Hurricane Irma kills 10 in Cuba, Castro calls for unity

Hurricane Irma kills 10 in Cuba, Castro calls for unity

People line up for potable water from a government-run water tanker next to Cuban flags hung up to dry after Hurricane Irma caused flooding and a blackout, in Havana, Cuba September 11, 2017. REUTERS/Alexandre Meneghini

HAVANA,sept. 12th  (Reuters) – President Raul Castro called on Cubans on Monday to unite in swiftly rebuilding the Caribbean nation in the wake of Hurricane Irma, which killed at least 10 people during a devastating three-day rampage along the length of the island.

The storm crashed into Cuba late on Friday, with sustained winds of than 157 miles per hour (253 km per hour). It tore along the island’s northern shore for some 200 miles (322 km) – lashing tourist resorts on the island’s pristine keys – before turning northward to batter Florida.

In Havana, people set about removing debris from the streets on Monday and mopping up homes hit by widespread flooding. The hurricane – the first Category 5 storm to make landfall in Cuba since 1932 – tore off roofs, felled trees and downed electricity poles, leaving millions without power and water.

State media said on Monday Irma had seriously damaged Cuba’s already dilapidated sugar industry, flooding and flattening an extensive area of sugar cane.

“Given the immensity of its size, practically no region escaped its impact,” Castro said in a statement published in state-run media, urging Cubans to unite to rebuild the country.

“The task we have before us is immense but, with a people like ours, we will win the most important battle: the recovery.”

Castro, 86, who has said he will step aside early next year, said authorities had not been able to assess the full extent of damage yet, but the hurricane had impacted housing stock and the power grid, as well as agriculture.

The fatalities in Cuba brought the death toll from Irma to 39 in the Caribbean. The hurricane dealt a potentially heavy blow to Cuba’s agriculture- and tourism-reliant economy at a difficult moment, with an economic reform program appearing stalled and aid from key ally Venezuela shrinking.


Seven of the Cuban dead were in the province of Havana, which only caught the outer reaches of the hurricane but still saw waves of up to 36 feet (12 meters) pummel its historic seafront boulevard on Sunday.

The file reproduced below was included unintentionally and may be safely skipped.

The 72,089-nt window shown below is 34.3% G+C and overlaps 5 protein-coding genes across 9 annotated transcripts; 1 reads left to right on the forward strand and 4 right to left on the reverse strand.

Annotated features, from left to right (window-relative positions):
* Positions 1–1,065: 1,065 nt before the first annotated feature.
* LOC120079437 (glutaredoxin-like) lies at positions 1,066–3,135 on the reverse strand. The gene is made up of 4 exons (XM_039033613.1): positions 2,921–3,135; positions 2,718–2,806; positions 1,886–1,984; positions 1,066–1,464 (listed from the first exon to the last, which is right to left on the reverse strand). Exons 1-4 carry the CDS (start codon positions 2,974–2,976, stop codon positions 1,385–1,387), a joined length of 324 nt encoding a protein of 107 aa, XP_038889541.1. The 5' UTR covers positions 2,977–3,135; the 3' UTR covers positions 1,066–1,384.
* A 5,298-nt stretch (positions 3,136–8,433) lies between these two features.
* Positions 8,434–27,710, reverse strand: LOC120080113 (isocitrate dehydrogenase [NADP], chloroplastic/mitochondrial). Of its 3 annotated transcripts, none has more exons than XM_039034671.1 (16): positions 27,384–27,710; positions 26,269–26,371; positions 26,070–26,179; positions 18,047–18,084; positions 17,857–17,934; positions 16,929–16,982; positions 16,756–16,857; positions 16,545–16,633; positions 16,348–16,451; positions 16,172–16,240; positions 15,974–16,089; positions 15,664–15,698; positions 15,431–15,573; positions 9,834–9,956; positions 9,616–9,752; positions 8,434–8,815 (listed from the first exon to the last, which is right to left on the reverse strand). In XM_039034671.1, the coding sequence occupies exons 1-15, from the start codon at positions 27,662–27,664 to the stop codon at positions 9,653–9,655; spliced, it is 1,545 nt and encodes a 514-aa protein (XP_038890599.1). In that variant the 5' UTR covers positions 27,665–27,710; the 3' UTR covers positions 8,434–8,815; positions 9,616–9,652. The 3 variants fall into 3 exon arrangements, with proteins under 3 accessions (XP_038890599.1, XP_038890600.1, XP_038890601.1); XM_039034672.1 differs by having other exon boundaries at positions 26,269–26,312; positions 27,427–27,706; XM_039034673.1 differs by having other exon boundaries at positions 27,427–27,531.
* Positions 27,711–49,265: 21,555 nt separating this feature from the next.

Librarian Lisette Canals sits at the entrance of her home with her dog next to Cuban flags hung up to dry after Hurricane Irma caused flooding and a blackout, in Havana, Cuba September 11, 2017. REUTERS/Alexandre Meneghini

The two youngest victims, María del Carmen Arregoitía and Yolendis Castillo, both 27, died when a balcony crashed down onto their bus in central Havana, infamous for its creaking infrastructure.

The oldest, Nieves Martínez, 89, was found floating in water in front of her home in the Vedado district of Havana in the wake of heavy flooding in the capital, according to a statement from civil defense authorities.

Large parts of Havana remained underwater on Monday.

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“We have absolutely nothing, we lost it all, the fridge, the washing machine, we lost it all here,” said Ayda Herrera, whose home on Havana’s seafront boulevard was flooded.

Fatalities also were reported in Matanzas, home to the tourist resort of Varadero, and the regions of Ciego de Avila and Camaguey farther east.

While many of Cuba’s top resorts on the northern islands took a direct hit from the hurricane, Castro said they would be fixed up in time for high tourist season at the end of the year.

Many tourists flew home ahead of Irma, but others hunkered down in hotels and shelters.

“Tropical paradise turned into hell for us,” said Spanish tourist Michel Munoz, 31, who said he spent the hurricane sheltering in a Havana convent and had struggled to find food on Sunday as most restaurants were closed.

Excavators have started the laborious task of removing debris and fallen trees from roads throughout the island and trucks carried drinkable water to the worst-affected areas.

“We are working twice as hard as usual to ensure as much bread as possible to the population,” said Alain Alfonso, a worker at a bakery in Central Havana.

Reporting by Marc Frank and Sarah Marsh, Additional Reporting by Reuters Television; Editing by Daniel Flynn, Daniel Grebler and Lisa Shumaker